After a lengthy hiatus following his suspension from NBC Nightly News back in February, Brian Williams was tasked with holding down the MSNBC anchor chair to cover the mass school shooting at Umpqua Community College in Roseburg, OR. While the longtime anchor did in fact grace our TV screens to cover the Pope’s visit to America last month, this marks Williams’ first hard-hitting news story since the suspension.
Reminiscent of the Columbine High School mass shooting in 1999, Virginia Tech in 2007, and sadly so many more, a reported 10 people were killed and at least seven others wounded during the shooting, which broke out yesterday. The gunman, who has been confirmed dead, has been identified by authorities as 26-year-old Chris Harper Mercer.
As the live camera panned to the school’s parking lot during MSNBC’s live coverage of the aftermath, Williams solemnly noted that the vehicles were owned by students and staff – possibly even the gunman – who were inside, “some of whom won’t be going home tonight.”
The journalist was suspended from NBC when it was revealed that he allegedly misrepresented his role in various news events, including during his coverage of the 2003 war in Iraq. This summer, he was reassigned to cover special events for MSNBC following the six-month suspension. While the coverage needed a seasoned anchor with Williams’ poise, it’s devastating that his return to the anchor desk was to cover such a tragic event, as the country deals with yet another mass shooting.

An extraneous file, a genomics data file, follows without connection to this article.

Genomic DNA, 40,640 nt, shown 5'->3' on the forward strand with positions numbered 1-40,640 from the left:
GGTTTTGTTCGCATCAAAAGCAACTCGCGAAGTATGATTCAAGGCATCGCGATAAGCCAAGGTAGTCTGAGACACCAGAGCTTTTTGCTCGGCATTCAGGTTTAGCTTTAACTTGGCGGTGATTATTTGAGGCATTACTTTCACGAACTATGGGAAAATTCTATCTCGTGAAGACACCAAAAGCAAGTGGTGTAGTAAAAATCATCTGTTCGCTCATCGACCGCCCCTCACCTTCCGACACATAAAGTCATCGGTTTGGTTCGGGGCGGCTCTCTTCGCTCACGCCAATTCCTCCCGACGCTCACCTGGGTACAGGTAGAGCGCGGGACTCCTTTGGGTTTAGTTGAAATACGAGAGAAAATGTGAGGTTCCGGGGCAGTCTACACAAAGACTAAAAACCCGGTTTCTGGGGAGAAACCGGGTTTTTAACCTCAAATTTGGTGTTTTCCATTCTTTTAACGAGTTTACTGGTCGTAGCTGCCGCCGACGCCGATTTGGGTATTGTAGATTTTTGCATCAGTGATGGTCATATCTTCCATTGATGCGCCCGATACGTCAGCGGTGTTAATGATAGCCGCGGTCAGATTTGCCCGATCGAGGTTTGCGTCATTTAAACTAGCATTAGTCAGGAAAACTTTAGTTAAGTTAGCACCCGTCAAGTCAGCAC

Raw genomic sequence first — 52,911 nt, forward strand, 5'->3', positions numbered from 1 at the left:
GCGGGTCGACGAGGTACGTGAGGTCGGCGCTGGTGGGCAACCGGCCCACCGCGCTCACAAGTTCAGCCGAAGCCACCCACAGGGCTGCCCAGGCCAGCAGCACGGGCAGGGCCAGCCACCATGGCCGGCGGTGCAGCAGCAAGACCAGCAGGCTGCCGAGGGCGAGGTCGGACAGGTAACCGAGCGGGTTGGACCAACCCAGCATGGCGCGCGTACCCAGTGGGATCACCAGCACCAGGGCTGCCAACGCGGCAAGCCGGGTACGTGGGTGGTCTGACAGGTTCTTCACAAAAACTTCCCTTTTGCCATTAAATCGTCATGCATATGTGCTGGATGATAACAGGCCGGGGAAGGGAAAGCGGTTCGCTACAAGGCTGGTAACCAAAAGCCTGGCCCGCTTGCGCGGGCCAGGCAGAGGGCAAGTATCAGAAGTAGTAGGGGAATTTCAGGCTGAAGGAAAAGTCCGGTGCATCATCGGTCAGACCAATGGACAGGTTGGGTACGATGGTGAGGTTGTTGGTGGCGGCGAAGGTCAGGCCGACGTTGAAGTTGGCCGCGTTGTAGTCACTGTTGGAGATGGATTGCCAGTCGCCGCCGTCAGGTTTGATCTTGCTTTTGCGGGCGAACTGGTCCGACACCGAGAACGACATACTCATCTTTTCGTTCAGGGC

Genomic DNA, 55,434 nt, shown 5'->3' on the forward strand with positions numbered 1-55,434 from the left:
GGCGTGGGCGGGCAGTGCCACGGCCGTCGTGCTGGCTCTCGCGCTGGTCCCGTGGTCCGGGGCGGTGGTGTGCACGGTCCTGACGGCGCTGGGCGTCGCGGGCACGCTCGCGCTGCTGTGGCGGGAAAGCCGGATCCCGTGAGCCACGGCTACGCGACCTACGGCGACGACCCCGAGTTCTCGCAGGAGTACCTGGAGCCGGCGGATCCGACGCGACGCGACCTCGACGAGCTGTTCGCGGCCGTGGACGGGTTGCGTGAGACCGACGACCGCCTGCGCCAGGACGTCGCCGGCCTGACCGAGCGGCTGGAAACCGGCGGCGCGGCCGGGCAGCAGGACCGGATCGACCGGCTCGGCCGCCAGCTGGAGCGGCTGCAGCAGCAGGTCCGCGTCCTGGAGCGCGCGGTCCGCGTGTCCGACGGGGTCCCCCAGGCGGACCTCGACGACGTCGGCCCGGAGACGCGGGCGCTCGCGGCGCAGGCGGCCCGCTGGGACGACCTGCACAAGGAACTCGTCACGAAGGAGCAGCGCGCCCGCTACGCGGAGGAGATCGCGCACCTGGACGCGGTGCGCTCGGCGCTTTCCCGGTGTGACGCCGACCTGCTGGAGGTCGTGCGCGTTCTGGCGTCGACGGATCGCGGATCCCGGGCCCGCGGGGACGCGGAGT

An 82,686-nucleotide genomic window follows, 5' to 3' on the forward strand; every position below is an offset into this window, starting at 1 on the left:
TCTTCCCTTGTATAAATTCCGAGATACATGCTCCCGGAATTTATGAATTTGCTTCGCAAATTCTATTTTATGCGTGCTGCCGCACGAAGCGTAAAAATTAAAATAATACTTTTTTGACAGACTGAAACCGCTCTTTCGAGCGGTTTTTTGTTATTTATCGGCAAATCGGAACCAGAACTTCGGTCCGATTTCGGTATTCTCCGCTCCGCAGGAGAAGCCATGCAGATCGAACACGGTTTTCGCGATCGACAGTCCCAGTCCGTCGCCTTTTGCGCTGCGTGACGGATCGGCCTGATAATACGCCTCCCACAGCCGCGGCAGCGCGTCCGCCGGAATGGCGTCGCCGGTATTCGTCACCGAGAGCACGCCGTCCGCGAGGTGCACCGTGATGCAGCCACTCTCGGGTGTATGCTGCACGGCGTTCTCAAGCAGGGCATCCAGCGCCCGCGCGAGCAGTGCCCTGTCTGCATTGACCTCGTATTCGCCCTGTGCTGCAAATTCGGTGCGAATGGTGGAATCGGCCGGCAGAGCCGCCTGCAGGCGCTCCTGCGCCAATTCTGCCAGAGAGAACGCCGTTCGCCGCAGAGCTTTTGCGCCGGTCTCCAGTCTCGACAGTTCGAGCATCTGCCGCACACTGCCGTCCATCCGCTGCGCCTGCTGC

Williams was the anchor of the NBC Nightly News for the past 10 years. Following his suspension, Lester Holt took over the post.
Through his lengthy career, Williams has covered many major news stories, including Hurricane Katrina and the Boston Marathon bombings, and has won numerous awards.
President Obama has since commented on the shooting. “There are more American families – moms, dads, and children – whose lives have been changed forever. That means there’s another community stunned with grief – and communities across the country forced to relive their own anguish and parents across the country who are scared because they know it might have been their family or their children.”
The President went on to admit the media coverage, and his response, have become “routine” because this has happened too many times already. “We’ve become numb to this,” he declared.
Our thoughts and prayers go out to the victims, their families, and all those affected by this tragedy.
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